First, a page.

Religion in Ancient China and Egypt

Topics: Ancient Egypt, Egypt, God Pages: 7 (1573 words) Published: October 15, 2014
Dixon 1
Daniel Dixon
Dr. Campbell
History 114

Religion in Ancient China and Egypt
Religion has played a very important role in society and the history of mankind for over thousands of years. Originally created by ancient peoples as a way to explain the unknown, religion has greatly evolved and spread across the globe. As new religions have formed and spread, the diversity and similarities between these new religions have also increased, especially due to their geographic locations. Two civilizations in particular with both similar and distinct religions are ancient China, and ancient Egypt. Ancient Chinese religion and ancient Egyptian religion share many things in common with each other, yet at the same time they are also vastly from one another. Even though there are similarities between many of their gods, beliefs, ideas, and practices, the differences between the two religions helps clearly separate one from the other, and also helps identify their origins.

In ancient Egypt, people were constantly faced against natural disasters, famines, droughts, and plenty of other natural phenomena. Without an explanation for all of these events, ancient Egyptians had to create an explanation of their own, and by doing so ended up creating their own religion. By creating a religion, these ancient Egyptians were able to provide explanations to each other for these natural phenomena by making them appear as if they were actions of the gods. In ancient Egypt, religion became a tool to help the Egyptians go about their daily lives without having to worry about disaster striking all the time. The Egyptians began to believe that if they honored the gods correctly everything would be fine and nothing would go badly for them. One key part of the ancient Egyptian Dixon 2

religion was called maat, which was the order of the universe created by the gods at the start of time. Maat was crucial to the daily life of the Egyptians, and consisted of ideas about truth, justice, and moderation. The Egyptians were polytheistic, and believed in hundreds of different gods. Of these gods some were lesser and not as important while others were more important and powerful. The king of the Egyptian gods was called Amen-Re. He was accredited for all military victories, and was one of the most powerful gods. Another very important god in ancient Egyptian religion was Aten the minor sun god. At one point Aten was decreed the only god in Egypt by the pharaoh Akenhaten and was to be the only god worshipped, however, after his death Egypt returned to worshipping all of its old gods. A few other gods that were important to Egyptian religion were Osiris; the god of fertility and the underworld, Isis; the goddess of funerals, Anubis; the god of embalming and burial, and Thoth; the god of wisdom and learning. Along with gods, another important part of ancient Egyptian religion was burial rituals. Burial rituals held a lot of significance to the ancient Egyptians because they believed that their buildings, prayers, and burial ceremonies were designed to reflect and keep the status of the dead person in their next life.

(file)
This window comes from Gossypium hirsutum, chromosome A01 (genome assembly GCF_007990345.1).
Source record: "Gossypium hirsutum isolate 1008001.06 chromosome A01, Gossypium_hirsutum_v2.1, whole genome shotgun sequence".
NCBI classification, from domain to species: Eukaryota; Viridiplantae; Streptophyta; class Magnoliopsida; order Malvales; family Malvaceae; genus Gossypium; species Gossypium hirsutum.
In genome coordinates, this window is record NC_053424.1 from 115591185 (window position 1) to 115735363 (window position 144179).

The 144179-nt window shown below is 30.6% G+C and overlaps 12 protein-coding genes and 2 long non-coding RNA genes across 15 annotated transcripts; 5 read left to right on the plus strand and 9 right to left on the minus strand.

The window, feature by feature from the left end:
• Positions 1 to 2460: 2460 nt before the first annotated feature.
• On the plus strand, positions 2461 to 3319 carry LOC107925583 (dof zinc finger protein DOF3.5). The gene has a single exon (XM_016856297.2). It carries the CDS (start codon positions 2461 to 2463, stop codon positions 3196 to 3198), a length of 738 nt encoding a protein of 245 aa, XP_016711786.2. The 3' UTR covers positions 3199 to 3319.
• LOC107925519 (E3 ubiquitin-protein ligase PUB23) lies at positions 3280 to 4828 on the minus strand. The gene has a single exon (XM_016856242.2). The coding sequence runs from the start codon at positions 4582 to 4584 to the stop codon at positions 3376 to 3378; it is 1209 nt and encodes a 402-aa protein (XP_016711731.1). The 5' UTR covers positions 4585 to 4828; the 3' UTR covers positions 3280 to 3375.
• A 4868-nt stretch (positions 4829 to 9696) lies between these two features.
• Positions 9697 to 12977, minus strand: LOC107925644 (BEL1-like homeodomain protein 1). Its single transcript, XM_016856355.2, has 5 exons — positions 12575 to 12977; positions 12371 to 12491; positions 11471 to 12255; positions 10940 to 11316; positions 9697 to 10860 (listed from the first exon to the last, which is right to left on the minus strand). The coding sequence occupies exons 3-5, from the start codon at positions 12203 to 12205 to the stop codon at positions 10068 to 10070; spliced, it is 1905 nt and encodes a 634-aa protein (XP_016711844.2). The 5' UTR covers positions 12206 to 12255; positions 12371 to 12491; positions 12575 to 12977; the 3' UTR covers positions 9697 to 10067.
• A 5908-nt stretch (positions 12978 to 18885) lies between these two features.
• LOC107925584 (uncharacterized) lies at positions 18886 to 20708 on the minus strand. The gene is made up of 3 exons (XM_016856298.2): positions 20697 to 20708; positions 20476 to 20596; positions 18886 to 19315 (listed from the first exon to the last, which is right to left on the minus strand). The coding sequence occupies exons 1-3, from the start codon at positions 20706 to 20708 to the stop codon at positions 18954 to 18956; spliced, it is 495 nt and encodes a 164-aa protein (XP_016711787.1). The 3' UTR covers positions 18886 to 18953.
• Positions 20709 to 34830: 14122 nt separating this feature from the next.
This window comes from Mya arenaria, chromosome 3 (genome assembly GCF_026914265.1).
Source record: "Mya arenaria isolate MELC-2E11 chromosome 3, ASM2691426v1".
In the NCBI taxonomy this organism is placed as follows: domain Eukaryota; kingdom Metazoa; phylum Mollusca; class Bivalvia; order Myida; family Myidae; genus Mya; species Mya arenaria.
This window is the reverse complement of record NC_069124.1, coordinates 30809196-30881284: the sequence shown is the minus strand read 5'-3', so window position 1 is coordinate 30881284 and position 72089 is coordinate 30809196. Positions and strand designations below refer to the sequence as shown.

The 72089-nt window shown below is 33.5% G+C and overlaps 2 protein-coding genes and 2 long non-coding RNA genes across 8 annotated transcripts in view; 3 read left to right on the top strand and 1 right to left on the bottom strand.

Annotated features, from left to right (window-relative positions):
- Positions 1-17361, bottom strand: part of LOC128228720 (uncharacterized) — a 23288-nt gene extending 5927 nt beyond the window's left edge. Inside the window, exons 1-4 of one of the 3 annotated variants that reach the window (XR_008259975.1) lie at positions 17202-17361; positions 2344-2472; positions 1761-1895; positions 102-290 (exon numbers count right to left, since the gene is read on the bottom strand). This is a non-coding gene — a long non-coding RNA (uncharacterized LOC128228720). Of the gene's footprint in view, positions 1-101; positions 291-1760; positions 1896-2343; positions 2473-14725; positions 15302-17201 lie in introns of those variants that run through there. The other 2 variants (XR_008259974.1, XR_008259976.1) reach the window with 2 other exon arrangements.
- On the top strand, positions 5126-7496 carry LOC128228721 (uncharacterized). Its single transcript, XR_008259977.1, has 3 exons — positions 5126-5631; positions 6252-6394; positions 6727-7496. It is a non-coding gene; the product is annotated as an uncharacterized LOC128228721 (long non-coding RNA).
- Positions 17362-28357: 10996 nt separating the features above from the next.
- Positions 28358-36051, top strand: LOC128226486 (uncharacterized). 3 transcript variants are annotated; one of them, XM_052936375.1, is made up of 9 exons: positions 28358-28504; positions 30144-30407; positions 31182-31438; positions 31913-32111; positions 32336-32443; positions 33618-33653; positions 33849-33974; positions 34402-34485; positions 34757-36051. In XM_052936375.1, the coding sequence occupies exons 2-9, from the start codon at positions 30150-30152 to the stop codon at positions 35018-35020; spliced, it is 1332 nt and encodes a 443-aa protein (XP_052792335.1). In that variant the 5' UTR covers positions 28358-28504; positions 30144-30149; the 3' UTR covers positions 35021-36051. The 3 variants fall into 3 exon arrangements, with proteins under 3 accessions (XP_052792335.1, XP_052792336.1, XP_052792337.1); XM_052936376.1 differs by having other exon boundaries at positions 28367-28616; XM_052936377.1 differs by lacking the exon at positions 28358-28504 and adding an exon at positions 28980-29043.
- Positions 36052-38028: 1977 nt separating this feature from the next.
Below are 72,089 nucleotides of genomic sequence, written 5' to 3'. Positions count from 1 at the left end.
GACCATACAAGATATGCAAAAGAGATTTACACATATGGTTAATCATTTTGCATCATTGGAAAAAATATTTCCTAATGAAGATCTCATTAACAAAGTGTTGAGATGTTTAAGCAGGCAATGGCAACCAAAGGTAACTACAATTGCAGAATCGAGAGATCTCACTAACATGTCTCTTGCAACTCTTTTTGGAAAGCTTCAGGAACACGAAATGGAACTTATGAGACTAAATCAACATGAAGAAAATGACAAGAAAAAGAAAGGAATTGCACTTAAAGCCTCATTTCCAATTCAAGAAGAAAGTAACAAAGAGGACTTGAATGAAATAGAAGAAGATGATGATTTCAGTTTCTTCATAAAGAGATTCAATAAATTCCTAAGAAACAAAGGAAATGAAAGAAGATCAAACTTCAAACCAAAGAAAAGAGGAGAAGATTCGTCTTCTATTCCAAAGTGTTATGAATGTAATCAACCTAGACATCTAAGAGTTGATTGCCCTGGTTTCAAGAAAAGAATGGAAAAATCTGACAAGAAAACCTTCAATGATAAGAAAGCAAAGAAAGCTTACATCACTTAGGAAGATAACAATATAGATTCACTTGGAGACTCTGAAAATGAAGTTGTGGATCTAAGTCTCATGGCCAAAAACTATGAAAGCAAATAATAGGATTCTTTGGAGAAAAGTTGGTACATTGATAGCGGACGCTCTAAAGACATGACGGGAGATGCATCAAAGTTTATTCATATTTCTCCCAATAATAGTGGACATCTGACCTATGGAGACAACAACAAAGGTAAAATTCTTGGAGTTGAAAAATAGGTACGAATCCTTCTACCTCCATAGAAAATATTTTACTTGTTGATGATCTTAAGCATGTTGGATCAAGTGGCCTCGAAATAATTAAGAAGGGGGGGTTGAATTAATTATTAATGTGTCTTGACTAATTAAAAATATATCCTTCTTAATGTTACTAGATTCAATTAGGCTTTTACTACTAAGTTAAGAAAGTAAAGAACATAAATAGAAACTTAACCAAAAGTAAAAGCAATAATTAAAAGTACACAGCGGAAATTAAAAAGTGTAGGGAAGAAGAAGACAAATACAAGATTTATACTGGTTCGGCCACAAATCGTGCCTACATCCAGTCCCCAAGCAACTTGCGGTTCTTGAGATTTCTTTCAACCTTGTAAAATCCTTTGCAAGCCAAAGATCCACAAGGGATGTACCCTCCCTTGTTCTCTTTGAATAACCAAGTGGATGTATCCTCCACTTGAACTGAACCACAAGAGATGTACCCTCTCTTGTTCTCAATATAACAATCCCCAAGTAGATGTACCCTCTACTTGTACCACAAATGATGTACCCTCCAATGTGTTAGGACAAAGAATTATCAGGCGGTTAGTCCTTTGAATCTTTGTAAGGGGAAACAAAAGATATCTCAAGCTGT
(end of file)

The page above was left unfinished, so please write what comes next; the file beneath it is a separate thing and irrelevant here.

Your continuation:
Just like the people of ancient Egypt, the people of ancient China also used religion as a way to explain the unknown and natural phenomena that they encountered. People in the Shang Dynasty worshipped many different types of gods as well including weather gods, sky gods, and river gods, however the most powerful god was Shang-Ti. Shang-Ti was the supreme god who ruled over all of the other gods. Similar to Shang-Ti was T’ien, which translates to “Heaven”, who also ruled over the other gods, but T’ien also decided who would be the emperor or empress of China by giving them the Mandate of Heaven. The Mandate of Heaven was the right to rule granted to the emperor or empress from the gods, Dixon 3

and it was believed that whenever an emperor or empress lost power it was because T’ien had revoked the Mandate of Heaven. While...

Bibliography: Bellah, Robert N. Religion in Human Evolution: From the Paleolithic to the Axial Age. Cambridge, MA: Belknap of Harvard UP, 2011. Print.
Pu, Muzhou. In Search of Personal Welfare: A View of Ancient Chinese Religion. Albany: State University of New York, 1998. Print.
Teeter, Emily. Religion and Ritual in Ancient Egypt. Cambridge: Cambridge UP, 2011. Print.
"An Introduction to the History and Culture of Pharaonic Egypt." Ancient Egypt: An Introduction to Its History and Culture. N.p., n.d. Web. 17 Mar. 2014.
"Egypt 's Golden Empire. New Kingdom. Religion." PBS. PBS, n.d. Web. 16 Mar. 2014.
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